With fathers stepping up more and mothers in the workforce, expect to also spend time managing the family activities while mom’s away. And with sufficient planning and preparation, there’s no reason that it should be a terrible experience. It can frankly be liberating to realize that you can also manage it successfully.
Again, the key is to know the calendar, schedule and routine and then plan accordingly.
The situation is easiest when the children are young and not involved in activities. Remember that kids do best when they have a routine to follow and knowing that routine is important since the kids are liable to miss Mom, which can throw them off. If you have your own activities apart from work, then you should consider just foregoing them during the absence in order to lessen the stress. When you get home with the kids, get dinner ready and then after feeding them, start the bathing process. Understand that small children shouldn’t be left alone in a bathtub, so don’t expect to do other things while that process is ongoing. After bathing, then pull together clothing for the next day and make any other preparations requiring light in the child’s room. When you finish tucking in the kids, then you move to preparations for the next day – making lunches, cleaning up, whatever necessary. And then top it off by looking at the next day’s schedule again.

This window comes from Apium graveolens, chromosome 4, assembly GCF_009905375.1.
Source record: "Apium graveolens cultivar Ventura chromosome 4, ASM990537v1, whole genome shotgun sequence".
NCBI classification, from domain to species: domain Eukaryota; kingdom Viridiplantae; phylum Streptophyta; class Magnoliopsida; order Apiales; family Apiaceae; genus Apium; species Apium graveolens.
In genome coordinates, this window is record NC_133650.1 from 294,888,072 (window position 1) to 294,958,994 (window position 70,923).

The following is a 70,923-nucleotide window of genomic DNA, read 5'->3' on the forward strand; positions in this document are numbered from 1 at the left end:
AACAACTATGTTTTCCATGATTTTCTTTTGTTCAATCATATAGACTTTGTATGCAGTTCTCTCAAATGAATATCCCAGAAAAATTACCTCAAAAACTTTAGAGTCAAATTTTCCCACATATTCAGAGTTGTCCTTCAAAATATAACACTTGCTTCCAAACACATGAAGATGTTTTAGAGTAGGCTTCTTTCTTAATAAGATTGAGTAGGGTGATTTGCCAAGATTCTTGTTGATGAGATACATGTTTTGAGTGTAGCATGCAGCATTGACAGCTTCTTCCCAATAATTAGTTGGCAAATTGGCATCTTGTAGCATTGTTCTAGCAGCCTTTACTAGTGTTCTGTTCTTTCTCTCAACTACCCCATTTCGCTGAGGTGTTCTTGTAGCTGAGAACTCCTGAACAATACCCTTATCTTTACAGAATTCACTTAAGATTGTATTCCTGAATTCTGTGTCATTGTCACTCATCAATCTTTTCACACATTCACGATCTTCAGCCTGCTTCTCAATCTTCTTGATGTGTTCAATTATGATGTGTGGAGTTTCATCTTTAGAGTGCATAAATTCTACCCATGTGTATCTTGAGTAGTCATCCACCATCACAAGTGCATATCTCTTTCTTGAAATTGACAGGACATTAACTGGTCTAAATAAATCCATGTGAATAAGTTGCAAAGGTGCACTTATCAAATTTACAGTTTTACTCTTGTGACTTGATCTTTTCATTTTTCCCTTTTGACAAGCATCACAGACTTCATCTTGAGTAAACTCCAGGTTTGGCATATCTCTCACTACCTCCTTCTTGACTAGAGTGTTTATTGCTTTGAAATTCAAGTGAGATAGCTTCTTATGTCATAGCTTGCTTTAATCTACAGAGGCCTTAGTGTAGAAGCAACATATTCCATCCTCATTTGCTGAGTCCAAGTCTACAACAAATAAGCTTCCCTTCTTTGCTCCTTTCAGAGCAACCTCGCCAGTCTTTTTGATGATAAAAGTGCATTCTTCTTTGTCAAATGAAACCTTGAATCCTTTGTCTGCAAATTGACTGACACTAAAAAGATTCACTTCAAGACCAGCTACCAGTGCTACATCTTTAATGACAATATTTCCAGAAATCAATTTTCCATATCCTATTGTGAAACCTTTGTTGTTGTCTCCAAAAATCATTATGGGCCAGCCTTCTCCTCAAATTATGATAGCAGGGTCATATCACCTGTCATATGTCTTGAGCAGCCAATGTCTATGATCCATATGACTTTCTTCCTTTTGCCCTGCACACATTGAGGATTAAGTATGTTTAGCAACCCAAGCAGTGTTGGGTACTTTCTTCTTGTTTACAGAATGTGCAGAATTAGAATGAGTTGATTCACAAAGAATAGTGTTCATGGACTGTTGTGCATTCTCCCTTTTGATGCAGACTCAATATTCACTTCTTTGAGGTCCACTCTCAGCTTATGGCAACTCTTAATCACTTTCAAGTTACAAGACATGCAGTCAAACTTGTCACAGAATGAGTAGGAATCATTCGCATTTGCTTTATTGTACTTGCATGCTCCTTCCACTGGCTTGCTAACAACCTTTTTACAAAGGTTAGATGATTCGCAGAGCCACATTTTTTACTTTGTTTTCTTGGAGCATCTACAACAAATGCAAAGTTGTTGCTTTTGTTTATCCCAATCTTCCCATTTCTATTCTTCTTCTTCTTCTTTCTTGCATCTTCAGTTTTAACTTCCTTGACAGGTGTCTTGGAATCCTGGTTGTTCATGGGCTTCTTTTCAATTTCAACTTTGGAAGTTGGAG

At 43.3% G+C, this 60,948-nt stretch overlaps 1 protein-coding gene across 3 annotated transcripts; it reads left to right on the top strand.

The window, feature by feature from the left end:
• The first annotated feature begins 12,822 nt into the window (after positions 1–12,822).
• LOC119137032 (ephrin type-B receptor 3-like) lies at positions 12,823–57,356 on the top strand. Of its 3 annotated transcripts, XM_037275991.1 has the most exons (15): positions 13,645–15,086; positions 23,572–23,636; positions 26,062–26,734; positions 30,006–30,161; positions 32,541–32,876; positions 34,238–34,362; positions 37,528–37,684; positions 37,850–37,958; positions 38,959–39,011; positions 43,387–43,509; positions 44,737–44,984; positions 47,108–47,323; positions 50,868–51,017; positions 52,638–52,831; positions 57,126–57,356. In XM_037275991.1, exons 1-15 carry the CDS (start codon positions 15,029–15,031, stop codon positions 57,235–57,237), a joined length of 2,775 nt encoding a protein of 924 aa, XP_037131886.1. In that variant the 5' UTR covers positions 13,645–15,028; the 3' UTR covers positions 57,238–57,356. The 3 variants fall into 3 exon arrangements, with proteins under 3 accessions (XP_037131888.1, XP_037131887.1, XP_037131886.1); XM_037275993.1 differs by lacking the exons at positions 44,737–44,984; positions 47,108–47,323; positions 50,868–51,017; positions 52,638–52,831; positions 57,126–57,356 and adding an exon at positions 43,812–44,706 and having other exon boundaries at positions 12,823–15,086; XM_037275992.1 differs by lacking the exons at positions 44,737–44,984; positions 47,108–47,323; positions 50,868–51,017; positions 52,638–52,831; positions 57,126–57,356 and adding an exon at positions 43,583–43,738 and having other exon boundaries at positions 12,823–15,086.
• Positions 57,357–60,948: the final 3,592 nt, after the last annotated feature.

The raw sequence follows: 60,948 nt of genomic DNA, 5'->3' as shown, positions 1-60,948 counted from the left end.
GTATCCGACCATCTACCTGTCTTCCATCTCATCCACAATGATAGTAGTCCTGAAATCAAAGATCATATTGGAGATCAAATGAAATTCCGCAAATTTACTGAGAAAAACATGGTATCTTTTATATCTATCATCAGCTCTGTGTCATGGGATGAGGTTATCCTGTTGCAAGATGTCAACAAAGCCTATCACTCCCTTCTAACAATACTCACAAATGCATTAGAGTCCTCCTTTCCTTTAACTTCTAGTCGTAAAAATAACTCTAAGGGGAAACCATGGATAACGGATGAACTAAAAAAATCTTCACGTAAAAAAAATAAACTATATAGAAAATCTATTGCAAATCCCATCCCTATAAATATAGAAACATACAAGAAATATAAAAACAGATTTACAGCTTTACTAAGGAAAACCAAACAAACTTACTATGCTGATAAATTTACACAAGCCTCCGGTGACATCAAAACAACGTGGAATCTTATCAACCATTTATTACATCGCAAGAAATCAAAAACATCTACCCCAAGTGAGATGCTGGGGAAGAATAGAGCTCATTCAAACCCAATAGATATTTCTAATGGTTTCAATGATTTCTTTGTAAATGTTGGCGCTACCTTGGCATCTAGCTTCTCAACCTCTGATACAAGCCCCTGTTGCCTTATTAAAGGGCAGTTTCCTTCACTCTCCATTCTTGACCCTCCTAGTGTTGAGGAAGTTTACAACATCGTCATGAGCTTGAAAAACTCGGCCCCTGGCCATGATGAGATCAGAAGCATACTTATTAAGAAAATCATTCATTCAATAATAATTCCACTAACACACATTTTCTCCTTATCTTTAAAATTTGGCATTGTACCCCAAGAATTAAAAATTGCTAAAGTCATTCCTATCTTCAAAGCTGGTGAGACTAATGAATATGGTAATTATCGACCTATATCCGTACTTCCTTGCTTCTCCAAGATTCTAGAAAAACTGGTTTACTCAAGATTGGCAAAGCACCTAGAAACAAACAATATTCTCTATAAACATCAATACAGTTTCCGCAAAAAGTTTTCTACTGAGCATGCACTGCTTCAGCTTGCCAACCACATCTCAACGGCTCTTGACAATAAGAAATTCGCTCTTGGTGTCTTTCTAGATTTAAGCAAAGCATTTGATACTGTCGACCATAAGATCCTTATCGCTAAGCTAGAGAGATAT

If the kids are old enough to have activities, then what happens is akin to choreography. Activities implies school, which means that one of the first things that happens on your arrival is a review of the backpack. What homework is there and when is it due? Are there forms to return or announcements that require an update of the family calendar? In the PracticalDad household, all good things flow from the schoolwork. When that doesn’t happen, other things don’t happen.
Where do they have to be and when, and how does dinner happen? Is there the opportunity to sit for a brief meal together or will it happen on the road? While I do sometimes spring for fast food in a pinch, I try to avoid it if possible and have even packed sandwiches for the car ride. The backpack is everpresent and those not involved in the activity can finish schoolwork while the other(s) do their thing. Along with the backpack should also be other activities for after the schoolwork, including books, toys and electronic devices.
If you’ve looked ahead, you have the time to arrange other transportation if possible. Can other parents split driving? Can you call in a favor from a trusted friend? These do make life easier.
When the activities are done, then the bath/shower/bedtime prep can occur. Part of this preparation is seeing what the next day’s clothing will be. Your kids might be old enough to complain that they can dress themselves without your help and why do you always insist on treating them like children? Thank you! However, they are young enough to complain the next morning if they don’t have clean underwear and how can you be such a slackard for not making sure that I have clean underwear at least? Thanks alot! If your kids pack, this would also be the opportunity to have lunches made, whether by you or them.
When they are finally almost ready for bed – or in bed – then you can move on preparing for tomorrow and again, checking the calendar and planning accordingly.
These days will wear you out and these are clearly the times when you simply have to suck it up and make it happen. But the satisfaction from making it happen is worth the wear.
Plan on it.